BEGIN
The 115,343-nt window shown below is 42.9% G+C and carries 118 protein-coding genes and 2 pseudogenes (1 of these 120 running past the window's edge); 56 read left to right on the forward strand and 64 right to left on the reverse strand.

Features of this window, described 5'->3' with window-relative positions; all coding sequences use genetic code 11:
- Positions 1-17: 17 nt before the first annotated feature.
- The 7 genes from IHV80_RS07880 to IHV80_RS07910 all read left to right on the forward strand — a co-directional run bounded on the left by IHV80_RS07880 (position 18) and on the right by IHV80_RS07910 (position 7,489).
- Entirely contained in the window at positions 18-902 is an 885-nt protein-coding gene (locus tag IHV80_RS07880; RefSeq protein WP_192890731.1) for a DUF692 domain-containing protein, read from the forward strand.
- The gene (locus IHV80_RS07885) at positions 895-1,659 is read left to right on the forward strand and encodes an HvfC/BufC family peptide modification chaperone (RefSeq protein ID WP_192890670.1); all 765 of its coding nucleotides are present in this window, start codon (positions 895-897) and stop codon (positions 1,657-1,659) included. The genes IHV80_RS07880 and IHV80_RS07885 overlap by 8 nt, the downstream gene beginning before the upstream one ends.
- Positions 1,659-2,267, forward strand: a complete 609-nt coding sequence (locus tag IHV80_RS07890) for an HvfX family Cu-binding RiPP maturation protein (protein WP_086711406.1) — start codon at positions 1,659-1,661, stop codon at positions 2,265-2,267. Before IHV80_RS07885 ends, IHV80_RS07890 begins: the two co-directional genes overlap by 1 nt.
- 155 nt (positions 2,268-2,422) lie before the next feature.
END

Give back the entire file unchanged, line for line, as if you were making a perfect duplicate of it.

The 115,343-nt window shown below is 42.9% G+C and carries 118 protein-coding genes and 2 pseudogenes (1 of these 120 running past the window's edge); 56 read left to right on the forward strand and 64 right to left on the reverse strand.

Features of this window, described 5'->3' with window-relative positions; all coding sequences use genetic code 11:
- Positions 1-17: 17 nt before the first annotated feature.
- The 7 genes from IHV80_RS07880 to IHV80_RS07910 all read left to right on the forward strand — a co-directional run bounded on the left by IHV80_RS07880 (position 18) and on the right by IHV80_RS07910 (position 7,489).
- Entirely contained in the window at positions 18-902 is an 885-nt protein-coding gene (locus tag IHV80_RS07880; RefSeq protein WP_192890731.1) for a DUF692 domain-containing protein, read from the forward strand.
- The gene (locus IHV80_RS07885) at positions 895-1,659 is read left to right on the forward strand and encodes an HvfC/BufC family peptide modification chaperone (RefSeq protein ID WP_192890670.1); all 765 of its coding nucleotides are present in this window, start codon (positions 895-897) and stop codon (positions 1,657-1,659) included. The genes IHV80_RS07880 and IHV80_RS07885 overlap by 8 nt, the downstream gene beginning before the upstream one ends.
- Positions 1,659-2,267, forward strand: a complete 609-nt coding sequence (locus tag IHV80_RS07890) for an HvfX family Cu-binding RiPP maturation protein (protein WP_086711406.1) — start codon at positions 1,659-1,661, stop codon at positions 2,265-2,267. Before IHV80_RS07885 ends, IHV80_RS07890 begins: the two co-directional genes overlap by 1 nt.
- 155 nt (positions 2,268-2,422) lie before the next feature.